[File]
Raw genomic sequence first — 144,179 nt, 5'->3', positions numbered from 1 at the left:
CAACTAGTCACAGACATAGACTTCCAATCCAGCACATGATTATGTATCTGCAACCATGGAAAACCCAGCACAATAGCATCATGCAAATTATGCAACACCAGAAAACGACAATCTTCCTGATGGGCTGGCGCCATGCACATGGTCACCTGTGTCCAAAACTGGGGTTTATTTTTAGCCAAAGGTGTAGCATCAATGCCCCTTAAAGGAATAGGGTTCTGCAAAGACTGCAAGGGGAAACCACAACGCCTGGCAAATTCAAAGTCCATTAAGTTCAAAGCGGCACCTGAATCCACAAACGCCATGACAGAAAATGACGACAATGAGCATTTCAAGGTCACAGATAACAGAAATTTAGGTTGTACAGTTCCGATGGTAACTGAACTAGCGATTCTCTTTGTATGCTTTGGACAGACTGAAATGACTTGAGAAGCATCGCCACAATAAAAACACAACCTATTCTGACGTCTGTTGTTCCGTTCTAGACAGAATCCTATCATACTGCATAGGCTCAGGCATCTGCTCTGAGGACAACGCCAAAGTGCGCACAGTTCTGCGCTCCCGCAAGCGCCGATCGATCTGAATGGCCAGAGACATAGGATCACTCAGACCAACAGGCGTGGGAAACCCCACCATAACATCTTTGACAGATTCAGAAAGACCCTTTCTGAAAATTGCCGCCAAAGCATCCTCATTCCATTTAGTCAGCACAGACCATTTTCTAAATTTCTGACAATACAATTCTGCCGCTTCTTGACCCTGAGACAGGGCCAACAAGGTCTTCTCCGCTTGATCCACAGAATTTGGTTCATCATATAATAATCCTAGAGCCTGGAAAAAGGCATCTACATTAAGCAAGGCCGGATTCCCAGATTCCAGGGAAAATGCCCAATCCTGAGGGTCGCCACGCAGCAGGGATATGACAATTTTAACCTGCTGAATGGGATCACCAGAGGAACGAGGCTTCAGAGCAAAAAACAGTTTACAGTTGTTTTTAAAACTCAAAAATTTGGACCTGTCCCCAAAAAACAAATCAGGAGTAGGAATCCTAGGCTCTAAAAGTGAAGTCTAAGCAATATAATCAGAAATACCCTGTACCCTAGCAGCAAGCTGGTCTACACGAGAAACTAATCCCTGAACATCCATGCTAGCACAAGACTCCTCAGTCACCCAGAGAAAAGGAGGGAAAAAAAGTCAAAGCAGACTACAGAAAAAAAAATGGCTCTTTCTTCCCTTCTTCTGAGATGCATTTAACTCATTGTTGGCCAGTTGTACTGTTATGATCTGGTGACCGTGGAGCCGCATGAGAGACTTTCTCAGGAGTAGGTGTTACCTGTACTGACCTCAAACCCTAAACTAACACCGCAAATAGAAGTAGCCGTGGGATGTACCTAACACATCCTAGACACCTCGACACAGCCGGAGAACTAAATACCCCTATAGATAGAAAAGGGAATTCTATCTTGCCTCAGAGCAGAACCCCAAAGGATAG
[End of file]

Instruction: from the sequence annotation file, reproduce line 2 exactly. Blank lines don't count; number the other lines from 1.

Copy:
CAACTAGTCACAGACATAGACTTCCAATCCAGCACATGATTATGTATCTGCAACCATGGAAAACCCAGCACAATAGCATCATGCAAATTATGCAACACCAGAAAACGACAATCTTCCTGATGGGCTGGCGCCATGCACATGGTCACCTGTGTCCAAAACTGGGGTTTATTTTTAGCCAAAGGTGTAGCATCAATGCCCCTTAAAGGAATAGGGTTCTGCAAAGACTGCAAGGGGAAACCACAACGCCTGGCAAATTCAAAGTCCATTAAGTTCAAAGCGGCACCTGAATCCACAAACGCCATGACAGAAAATGACGACAATGAGCATTTCAAGGTCACAGATAACAGAAATTTAGGTTGTACAGTTCCGATGGTAACTGAACTAGCGATTCTCTTTGTATGCTTTGGACAGACTGAAATGACTTGAGAAGCATCGCCACAATAAAAACACAACCTATTCTGACGTCTGTTGTTCCGTTCTAGACAGAATCCTATCATACTGCATAGGCTCAGGCATCTGCTCTGAGGACAACGCCAAAGTGCGCACAGTTCTGCGCTCCCGCAAGCGCCGATCGATCTGAATGGCCAGAGACATAGGATCACTCAGACCAACAGGCGTGGGAAACCCCACCATAACATCTTTGACAGATTCAGAAAGACCCTTTCTGAAAATTGCCGCCAAAGCATCCTCATTCCATTTAGTCAGCACAGACCATTTTCTAAATTTCTGACAATACAATTCTGCCGCTTCTTGACCCTGAGACAGGGCCAACAAGGTCTTCTCCGCTTGATCCACAGAATTTGGTTCATCATATAATAATCCTAGAGCCTGGAAAAAGGCATCTACATTAAGCAAGGCCGGATTCCCAGATTCCAGGGAAAATGCCCAATCCTGAGGGTCGCCACGCAGCAGGGATATGACAATTTTAACCTGCTGAATGGGATCACCAGAGGAACGAGGCTTCAGAGCAAAAAACAGTTTACAGTTGTTTTTAAAACTCAAAAATTTGGACCTGTCCCCAAAAAACAAATCAGGAGTAGGAATCCTAGGCTCTAAAAGTGAAGTCTAAGCAATATAATCAGAAATACCCTGTACCCTAGCAGCAAGCTGGTCTACACGAGAAACTAATCCCTGAACATCCATGCTAGCACAAGACTCCTCAGTCACCCAGAGAAAAGGAGGGAAAAAAAGTCAAAGCAGACTACAGAAAAAAAAATGGCTCTTTCTTCCCTTCTTCTGAGATGCATTTAACTCATTGTTGGCCAGTTGTACTGTTATGATCTGGTGACCGTGGAGCCGCATGAGAGACTTTCTCAGGAGTAGGTGTTACCTGTACTGACCTCAAACCCTAAACTAACACCGCAAATAGAAGTAGCCGTGGGATGTACCTAACACATCCTAGACACCTCGACACAGCCGGAGAACTAAATACCCCTATAGATAGAAAAGGGAATTCTATCTTGCCTCAGAGCAGAACCCCAAAGGATAG